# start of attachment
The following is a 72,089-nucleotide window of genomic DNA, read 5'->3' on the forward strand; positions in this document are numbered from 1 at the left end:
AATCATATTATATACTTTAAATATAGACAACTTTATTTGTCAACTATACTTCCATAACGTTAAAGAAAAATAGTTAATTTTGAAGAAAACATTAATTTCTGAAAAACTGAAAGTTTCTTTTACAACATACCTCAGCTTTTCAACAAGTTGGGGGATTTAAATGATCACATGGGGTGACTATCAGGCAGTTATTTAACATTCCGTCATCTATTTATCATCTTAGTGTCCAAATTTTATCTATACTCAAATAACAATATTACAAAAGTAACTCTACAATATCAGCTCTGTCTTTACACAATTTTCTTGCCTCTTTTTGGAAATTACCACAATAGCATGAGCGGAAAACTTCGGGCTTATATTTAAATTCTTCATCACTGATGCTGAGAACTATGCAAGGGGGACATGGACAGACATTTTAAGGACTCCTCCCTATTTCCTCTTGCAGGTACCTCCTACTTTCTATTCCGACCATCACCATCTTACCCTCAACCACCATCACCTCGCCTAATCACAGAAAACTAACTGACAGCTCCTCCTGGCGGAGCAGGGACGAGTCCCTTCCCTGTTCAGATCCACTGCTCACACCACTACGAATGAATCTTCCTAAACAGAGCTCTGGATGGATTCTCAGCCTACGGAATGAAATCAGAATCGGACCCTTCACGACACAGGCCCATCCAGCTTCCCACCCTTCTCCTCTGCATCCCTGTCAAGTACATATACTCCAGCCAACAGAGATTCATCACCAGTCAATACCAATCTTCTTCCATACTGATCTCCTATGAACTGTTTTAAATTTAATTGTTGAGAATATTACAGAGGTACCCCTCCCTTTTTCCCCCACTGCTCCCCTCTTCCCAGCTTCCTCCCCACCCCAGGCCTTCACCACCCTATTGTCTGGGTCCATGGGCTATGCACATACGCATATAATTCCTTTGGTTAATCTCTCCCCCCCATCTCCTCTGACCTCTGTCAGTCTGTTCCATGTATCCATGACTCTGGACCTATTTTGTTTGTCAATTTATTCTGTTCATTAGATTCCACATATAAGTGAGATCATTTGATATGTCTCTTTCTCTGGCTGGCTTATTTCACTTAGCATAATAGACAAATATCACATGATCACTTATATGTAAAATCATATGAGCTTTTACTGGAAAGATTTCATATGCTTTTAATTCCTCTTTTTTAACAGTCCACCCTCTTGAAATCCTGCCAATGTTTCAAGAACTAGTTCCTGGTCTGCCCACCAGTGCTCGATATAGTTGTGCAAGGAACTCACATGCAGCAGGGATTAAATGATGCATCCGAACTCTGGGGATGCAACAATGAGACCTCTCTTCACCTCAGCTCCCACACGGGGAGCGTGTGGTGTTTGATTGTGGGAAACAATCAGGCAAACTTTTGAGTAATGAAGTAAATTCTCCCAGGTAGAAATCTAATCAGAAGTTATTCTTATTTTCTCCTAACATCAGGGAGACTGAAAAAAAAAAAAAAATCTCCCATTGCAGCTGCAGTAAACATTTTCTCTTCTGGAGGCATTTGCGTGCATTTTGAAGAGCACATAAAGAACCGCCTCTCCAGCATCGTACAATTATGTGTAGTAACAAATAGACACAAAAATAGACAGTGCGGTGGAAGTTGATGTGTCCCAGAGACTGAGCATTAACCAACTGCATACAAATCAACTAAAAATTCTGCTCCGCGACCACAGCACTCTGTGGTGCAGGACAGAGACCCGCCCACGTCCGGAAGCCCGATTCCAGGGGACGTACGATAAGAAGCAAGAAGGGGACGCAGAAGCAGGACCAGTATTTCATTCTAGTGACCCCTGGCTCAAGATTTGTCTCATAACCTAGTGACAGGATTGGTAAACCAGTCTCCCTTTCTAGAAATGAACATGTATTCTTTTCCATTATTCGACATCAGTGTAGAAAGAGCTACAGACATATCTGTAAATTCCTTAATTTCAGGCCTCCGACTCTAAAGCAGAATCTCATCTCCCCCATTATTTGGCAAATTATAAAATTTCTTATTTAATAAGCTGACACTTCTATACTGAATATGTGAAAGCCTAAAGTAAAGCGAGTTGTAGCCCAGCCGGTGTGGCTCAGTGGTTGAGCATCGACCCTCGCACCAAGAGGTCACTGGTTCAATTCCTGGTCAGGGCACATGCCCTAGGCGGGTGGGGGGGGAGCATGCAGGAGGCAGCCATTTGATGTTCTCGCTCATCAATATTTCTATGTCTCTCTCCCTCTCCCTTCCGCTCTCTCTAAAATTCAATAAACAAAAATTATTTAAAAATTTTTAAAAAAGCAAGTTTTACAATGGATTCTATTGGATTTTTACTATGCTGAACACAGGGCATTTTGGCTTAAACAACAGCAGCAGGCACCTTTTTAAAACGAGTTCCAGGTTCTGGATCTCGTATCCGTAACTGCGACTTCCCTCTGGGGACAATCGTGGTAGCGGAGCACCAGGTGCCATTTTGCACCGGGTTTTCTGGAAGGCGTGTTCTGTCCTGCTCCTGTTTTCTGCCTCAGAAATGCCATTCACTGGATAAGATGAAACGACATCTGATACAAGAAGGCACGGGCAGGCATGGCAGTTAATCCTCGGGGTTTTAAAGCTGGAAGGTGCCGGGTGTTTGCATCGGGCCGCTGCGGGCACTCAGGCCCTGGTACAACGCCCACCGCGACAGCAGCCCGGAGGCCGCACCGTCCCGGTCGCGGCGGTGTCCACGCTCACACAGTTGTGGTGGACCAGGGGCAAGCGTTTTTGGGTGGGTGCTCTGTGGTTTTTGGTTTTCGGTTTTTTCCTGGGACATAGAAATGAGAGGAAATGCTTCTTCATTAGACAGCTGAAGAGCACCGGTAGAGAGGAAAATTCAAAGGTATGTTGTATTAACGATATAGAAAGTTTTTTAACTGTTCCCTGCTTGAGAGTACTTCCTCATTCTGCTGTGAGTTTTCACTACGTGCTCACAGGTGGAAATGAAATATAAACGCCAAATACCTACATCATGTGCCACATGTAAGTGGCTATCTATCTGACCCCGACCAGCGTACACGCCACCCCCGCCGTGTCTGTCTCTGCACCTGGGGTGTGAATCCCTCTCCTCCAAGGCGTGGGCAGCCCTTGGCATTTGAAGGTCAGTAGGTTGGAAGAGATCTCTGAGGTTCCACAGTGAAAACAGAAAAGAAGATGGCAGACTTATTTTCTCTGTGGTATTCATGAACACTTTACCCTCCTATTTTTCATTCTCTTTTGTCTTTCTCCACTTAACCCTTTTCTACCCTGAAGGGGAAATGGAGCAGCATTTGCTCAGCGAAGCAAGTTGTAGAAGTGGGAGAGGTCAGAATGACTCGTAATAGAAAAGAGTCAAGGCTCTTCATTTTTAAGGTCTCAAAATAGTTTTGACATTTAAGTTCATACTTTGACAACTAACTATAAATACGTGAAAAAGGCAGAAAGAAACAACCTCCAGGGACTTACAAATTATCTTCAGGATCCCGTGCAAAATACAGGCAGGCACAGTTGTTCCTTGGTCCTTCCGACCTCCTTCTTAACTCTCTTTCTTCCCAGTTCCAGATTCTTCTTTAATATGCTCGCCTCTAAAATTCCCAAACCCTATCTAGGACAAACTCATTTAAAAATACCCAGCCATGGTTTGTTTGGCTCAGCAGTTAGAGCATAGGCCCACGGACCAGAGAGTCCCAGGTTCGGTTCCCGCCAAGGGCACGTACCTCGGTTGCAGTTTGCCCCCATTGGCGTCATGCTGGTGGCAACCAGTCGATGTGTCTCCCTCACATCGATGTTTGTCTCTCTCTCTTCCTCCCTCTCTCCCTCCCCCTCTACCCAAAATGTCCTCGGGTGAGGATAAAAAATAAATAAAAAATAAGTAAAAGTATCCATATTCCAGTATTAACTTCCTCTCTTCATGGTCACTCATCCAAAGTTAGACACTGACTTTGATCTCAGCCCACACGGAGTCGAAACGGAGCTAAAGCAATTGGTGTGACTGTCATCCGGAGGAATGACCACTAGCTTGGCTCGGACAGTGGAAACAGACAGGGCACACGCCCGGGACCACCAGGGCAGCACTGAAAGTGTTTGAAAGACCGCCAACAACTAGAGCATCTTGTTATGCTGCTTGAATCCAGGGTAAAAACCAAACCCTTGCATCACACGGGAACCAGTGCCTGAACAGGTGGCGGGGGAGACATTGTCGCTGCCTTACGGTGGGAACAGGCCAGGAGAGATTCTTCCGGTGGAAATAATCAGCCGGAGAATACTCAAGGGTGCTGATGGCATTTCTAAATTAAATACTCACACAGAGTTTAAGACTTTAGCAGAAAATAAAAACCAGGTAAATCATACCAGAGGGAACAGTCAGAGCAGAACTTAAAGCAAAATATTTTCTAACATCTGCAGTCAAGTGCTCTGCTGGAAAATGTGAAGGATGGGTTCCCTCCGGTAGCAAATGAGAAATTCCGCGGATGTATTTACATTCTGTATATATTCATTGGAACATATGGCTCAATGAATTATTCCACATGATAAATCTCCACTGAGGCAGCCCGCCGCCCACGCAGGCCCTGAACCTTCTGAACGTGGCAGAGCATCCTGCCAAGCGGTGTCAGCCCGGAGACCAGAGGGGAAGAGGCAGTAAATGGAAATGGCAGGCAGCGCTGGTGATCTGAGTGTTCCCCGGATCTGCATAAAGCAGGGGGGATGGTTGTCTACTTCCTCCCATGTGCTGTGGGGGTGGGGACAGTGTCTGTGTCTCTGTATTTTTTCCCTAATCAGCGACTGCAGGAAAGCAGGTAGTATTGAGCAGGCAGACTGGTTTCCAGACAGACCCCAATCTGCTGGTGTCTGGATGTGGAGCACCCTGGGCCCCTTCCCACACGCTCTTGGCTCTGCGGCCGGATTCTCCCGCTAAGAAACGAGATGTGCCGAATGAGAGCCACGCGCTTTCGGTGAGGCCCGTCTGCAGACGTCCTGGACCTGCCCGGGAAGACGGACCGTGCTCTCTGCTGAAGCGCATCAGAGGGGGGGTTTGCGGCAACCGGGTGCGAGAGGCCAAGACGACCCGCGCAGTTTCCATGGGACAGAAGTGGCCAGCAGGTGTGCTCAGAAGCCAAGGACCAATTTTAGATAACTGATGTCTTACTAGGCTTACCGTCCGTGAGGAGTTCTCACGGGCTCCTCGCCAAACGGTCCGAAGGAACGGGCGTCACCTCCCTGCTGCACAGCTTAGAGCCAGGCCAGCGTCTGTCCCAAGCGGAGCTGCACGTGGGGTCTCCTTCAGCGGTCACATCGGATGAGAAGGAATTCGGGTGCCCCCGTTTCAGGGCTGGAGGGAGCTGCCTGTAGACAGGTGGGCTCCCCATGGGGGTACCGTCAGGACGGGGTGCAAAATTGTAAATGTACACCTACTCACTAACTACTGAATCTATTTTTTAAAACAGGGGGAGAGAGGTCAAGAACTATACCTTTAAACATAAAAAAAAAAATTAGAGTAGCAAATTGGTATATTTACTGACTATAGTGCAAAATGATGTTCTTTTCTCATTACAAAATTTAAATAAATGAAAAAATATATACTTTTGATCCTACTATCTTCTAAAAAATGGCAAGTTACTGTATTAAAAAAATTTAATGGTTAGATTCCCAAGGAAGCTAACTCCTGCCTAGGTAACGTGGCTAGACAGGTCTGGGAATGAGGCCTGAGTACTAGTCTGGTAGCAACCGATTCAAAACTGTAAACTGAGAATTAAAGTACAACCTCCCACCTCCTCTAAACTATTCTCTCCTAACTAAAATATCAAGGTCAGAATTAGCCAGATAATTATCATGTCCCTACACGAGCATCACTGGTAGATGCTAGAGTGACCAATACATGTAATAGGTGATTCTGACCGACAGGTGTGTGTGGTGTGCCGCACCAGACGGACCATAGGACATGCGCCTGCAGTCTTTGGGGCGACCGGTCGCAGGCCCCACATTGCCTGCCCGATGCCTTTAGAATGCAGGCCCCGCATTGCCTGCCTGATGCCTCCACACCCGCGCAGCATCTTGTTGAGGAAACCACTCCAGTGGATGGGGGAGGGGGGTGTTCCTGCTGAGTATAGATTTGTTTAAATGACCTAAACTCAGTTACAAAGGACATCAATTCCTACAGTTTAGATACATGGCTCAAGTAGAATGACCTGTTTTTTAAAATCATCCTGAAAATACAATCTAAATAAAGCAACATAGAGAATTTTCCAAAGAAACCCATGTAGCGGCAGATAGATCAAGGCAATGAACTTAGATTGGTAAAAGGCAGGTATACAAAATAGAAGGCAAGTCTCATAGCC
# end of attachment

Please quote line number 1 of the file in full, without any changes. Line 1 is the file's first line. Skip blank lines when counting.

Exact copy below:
The following is a 72,089-nucleotide window of genomic DNA, read 5'->3' on the forward strand; positions in this document are numbered from 1 at the left end: